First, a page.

David Bradley (MBA 1977) is chairman of Atlantic Media. In this interview, he explains how the rise of the internet actually saved and helped improve the venerable Atlantic magazine.
“The first company I started, when I was 26 years old, was called the Research Council. The theory of it was that we would do research on any topic for any individual. Turns out, the thing that was more in demand was best-practices research. And that company became the Corporate Executive Board and the Advisory Board Company.
“At age 40, at that dangerous age for a man where he finds himself rethinking his career, I bought the Atlantic, then the Atlantic Monthly. And then, almost as soon as I bought the magazine, the internet arrived as well.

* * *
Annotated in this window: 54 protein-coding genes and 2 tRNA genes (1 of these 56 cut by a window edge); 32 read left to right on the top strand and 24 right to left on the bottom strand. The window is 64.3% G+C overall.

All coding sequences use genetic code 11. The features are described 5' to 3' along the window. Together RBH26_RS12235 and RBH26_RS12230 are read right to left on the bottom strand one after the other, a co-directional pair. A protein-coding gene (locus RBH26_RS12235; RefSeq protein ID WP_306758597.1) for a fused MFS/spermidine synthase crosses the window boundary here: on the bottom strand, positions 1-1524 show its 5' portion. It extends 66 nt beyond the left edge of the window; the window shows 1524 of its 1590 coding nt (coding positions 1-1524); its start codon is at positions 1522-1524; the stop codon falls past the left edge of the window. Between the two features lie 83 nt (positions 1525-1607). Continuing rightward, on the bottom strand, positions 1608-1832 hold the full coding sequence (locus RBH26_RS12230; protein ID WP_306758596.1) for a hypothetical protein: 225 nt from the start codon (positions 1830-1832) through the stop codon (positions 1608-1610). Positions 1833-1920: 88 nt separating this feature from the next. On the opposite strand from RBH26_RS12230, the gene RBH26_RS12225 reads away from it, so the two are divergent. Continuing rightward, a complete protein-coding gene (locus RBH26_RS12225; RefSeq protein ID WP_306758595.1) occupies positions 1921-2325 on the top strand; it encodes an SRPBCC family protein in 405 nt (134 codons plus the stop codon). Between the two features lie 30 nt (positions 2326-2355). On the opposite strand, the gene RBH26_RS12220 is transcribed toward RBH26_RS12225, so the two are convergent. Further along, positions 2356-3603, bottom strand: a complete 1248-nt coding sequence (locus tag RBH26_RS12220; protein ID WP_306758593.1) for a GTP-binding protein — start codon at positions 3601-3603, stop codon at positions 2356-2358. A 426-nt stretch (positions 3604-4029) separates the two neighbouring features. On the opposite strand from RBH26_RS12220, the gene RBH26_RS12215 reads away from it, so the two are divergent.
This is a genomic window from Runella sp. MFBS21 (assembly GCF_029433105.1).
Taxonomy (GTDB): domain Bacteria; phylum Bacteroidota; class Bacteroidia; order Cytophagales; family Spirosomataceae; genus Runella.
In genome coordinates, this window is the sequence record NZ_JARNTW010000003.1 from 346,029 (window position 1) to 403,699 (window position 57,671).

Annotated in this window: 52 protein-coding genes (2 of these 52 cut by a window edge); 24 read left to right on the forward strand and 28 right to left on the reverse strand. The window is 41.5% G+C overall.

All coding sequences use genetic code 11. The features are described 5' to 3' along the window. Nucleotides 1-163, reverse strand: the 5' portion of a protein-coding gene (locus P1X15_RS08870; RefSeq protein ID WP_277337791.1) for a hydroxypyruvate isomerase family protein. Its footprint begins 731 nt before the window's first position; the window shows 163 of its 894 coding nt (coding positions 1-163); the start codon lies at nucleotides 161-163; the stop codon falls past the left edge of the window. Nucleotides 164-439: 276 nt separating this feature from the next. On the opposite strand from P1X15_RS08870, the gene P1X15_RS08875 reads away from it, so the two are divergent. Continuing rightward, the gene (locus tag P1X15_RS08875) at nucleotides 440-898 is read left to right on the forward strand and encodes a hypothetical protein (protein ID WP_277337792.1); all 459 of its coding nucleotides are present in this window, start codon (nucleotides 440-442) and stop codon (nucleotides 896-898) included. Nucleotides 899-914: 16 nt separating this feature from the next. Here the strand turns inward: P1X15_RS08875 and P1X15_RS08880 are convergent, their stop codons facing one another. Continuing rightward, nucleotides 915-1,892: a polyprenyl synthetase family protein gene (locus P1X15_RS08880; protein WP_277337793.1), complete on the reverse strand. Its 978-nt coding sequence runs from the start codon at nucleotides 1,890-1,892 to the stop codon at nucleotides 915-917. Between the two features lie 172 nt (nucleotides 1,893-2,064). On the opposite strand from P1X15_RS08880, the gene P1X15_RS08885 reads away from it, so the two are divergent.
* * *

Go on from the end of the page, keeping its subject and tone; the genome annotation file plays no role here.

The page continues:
“So it was just an economic freefall. You know who rescued us? The internet rescued us. The irony is the thing that's ruining journalism, in general, came to our rescue.
“Today, we have over 30 million visitors a month. It's highly profitable, and that's allowed us to carry this beloved print magazine. It's also allowed the magazine itself to get better.
“Our job is not to take down the administration. That's a view that we came to on our own. And then someone discovered in the Declaration of Founding Principles for the Atlantic, dating back to 1857, their proposition of ‘no party or clique.’ Our purpose is clarity of thought.”
(Published October 2017)
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